So what the heck is a #VetEvent and what is with the number sign?
- A #VetEvent is a public activity designed to foster social connections and develop camaraderie among veterans in a community.
- Any individual or group can organize, host, or sponsor a #VetEvent but the activity shouldn’t be for advertising purposes only. A #VetEvent should be an event about or for veterans.
- A #VetEvent is for all veterans and may include families, friends, and civilian allies; however, a #VetEvent should never be restricted to one subcategory of veterans.
- The Springfield VFW is inviting all veterans and current service members to the Springfield Winter #VetEvent from 7-9 p.m. on Jan. 31 at Bob’s Tavern on Washington Road. Proof of military service earns veterans and one guest admittance to an exclusive reception with light hors d’oeuvres, drink specials, and mid-winter camaraderie.
- The Clinton DAV is organizing a #VetEvent breakfast from 8-11 a.m. on Jan. 31 at Flow’s Kitchen on Washington Road. Open to the public, one dollar from every meal purchased will be donated to the veteran homeless shelter.
- The Madison Boy Scouts Troop 12150 is organizing a #VetEvent at the Madison Historical Society on Sunday, Feb. 5 from 1-4 p.m. to highlight the new exhibition, “Yankee Doodle in Madison 1775-1783.” Admission is free to all veterans with proof of military service and half for family members. All children under 12 will receive a miniature American flag while supplies last.
A poor example:
- Derek’s Discount Autos is hosting a #VetEvent on Veterans Day. Come on down and test drive an American car!
In contrast, VFW post events are typically at the post home and may be open to: the public (bingo); members and their guests (dinners); members only (meetings). Those are post events. #VetEvents are open to all veterans and typically in a public venue.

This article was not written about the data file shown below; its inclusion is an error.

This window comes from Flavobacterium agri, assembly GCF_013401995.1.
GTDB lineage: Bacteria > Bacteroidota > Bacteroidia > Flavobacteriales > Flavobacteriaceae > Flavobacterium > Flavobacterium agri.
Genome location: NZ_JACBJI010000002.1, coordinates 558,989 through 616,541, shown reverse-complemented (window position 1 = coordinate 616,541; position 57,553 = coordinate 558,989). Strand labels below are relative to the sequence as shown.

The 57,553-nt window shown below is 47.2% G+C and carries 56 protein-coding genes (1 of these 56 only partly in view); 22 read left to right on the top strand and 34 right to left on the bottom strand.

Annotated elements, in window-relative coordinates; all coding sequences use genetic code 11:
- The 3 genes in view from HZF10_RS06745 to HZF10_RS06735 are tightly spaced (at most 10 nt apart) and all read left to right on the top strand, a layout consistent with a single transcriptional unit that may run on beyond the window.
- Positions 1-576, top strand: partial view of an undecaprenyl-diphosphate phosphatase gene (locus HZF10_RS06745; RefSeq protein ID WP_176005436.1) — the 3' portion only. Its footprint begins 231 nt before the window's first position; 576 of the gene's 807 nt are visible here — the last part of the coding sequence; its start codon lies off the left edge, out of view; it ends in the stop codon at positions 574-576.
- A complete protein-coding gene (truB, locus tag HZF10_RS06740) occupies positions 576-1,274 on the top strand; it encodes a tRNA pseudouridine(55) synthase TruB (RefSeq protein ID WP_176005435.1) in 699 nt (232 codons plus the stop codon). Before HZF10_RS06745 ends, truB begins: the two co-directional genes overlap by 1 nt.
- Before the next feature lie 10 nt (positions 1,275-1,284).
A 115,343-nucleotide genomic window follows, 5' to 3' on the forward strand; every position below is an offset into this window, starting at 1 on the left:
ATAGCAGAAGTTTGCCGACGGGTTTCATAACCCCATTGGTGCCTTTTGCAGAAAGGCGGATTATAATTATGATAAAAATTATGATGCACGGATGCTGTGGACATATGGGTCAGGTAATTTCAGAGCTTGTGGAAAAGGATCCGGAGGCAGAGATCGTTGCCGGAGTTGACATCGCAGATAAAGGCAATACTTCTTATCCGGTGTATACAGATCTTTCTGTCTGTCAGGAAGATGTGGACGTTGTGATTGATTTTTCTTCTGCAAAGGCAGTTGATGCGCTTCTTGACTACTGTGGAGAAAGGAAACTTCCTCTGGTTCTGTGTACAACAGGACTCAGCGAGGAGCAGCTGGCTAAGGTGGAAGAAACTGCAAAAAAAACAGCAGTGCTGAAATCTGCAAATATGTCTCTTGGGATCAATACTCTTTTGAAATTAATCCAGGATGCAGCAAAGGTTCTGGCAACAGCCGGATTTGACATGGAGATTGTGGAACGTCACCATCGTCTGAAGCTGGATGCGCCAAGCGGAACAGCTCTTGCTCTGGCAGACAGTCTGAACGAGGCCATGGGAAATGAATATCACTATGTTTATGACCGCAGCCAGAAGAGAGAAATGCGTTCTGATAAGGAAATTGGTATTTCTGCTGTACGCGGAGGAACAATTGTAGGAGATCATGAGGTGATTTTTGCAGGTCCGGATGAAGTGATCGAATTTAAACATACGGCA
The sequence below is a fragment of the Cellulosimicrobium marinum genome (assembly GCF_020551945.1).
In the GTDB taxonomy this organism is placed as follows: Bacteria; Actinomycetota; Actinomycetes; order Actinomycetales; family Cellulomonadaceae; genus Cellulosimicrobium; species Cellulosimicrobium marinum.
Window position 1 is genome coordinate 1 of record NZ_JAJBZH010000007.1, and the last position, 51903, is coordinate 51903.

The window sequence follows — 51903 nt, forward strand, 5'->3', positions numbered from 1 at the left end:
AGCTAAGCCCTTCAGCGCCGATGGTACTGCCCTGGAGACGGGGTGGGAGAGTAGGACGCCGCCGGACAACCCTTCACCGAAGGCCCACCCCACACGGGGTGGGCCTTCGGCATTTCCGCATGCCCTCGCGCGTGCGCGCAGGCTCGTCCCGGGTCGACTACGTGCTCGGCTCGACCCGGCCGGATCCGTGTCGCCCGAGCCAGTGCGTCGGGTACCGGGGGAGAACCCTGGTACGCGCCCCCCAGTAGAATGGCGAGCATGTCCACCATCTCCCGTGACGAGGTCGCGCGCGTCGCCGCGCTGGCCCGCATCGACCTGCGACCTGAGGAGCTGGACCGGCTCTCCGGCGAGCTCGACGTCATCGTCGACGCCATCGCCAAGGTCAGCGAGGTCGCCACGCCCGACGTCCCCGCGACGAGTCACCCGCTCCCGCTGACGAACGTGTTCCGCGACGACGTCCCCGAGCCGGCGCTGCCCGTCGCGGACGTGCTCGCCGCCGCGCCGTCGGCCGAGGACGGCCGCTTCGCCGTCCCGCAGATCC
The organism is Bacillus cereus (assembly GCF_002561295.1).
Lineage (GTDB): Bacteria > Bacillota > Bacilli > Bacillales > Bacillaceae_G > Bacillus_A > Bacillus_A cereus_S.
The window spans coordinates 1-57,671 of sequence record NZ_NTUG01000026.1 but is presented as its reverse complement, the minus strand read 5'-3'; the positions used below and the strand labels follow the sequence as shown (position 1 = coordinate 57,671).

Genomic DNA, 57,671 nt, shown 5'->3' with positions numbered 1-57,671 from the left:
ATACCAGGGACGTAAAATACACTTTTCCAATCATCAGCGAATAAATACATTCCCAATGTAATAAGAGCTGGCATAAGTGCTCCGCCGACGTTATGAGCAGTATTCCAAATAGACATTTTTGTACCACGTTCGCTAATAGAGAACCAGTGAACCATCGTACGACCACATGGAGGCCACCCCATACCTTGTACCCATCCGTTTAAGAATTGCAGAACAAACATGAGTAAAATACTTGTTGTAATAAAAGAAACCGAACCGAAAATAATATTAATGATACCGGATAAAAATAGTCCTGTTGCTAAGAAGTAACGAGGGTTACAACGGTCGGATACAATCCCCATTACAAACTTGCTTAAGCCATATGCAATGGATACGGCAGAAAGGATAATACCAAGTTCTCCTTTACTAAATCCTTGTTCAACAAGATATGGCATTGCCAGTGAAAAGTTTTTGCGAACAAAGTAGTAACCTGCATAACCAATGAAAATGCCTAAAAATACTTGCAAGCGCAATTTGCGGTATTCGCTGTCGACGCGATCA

So why is this post about the concept of a #VetEvent?
The mission of the VFW is: “To foster camaraderie among United States veterans of overseas conflicts. To serve our veterans, the military and our communities. To advocate on behalf of all veterans.”
Serving our veterans, the military and our communities should not happen just in times of dire need. Instead, the VFW can serve all veterans by fostering beneficial social connections and creating supportive local veteran communities. This does not mean the VFW should change their membership criteria–at all. Instead, the VFW should foster a more inclusive veteran community, become a leader in the local veteran space, and develop camaraderie among all veterans.
For example, which scenario is better:
- “Hey, are you a veteran? Did you serve overseas? No? Oh, I was going to ask you to join our VFW but you don’t qualify. But thank you for your service.” [Translation: you suck.]
- “Hey, are you a veteran? Which branch? I served in the army too. Hey, you should come to our next #VetEvent. They’re open to all veterans and they can be a lot of fun. We post them on our Facebook page and we do one at least every three months. Here is a business card with our Facebook address. Did you serve overseas? No, well I hope you weren’t stationed at [insert name of dreaded base/fort/post here; Fort Polk is the default]. Our next #VetEvent is in a couple weeks so I hope to see you there and if you have a veteran friend bring them along.”
These two scenarios illustrate the difference between recruiting (sales) and veteran outreach (evangelizing). In the first one, how do you think the veteran feels about being told his service wasn’t good enough? In the second one, the veteran feels like he has made a new connection–how isn’t this a way better approach than the first sucky scenario?!
The VFW and ALL veterans groups have to transcend the mentality of degrading the honorable service of fellow veterans by excluding them outright, but they should not lose the qualifiers that make each group special and unique (think Marine Corps League and Military Order of the Purple Heart).
Now, what you can’t do is invite the public to your VFW canteen because anything the public pays for is taxable income. IRS stipulates that,”fraternal veterans’ organizations may operate a bar and/or a restaurant for its members and their bona fide guests” and not jeopardize their tax exemption status. However, a bona fide guest is an individual who is invited by a member and “whose expenses are paid for by the member.” If the guest pays for food or drinks, it is “unrelated business income and is ordinarily taxable.” While I want “to serve our veterans, the military and our communities,” I am definitely not buying cocktails for everyone.
Finally, what is with the #?
The #VetEvent has a hashtag or pound sign as part of its name. A hashtag is a word or phrase preceded by a hash and used to identify similar content in online searches. Remembering that the table of contents and index had to be invented in books, it is easy to understand that the hashtag has become a decent way to index content in searches. Unfortunately, a very nice veterinary consultant in Alabama (I think) is about to get angry if the #VetEvent concept takes off.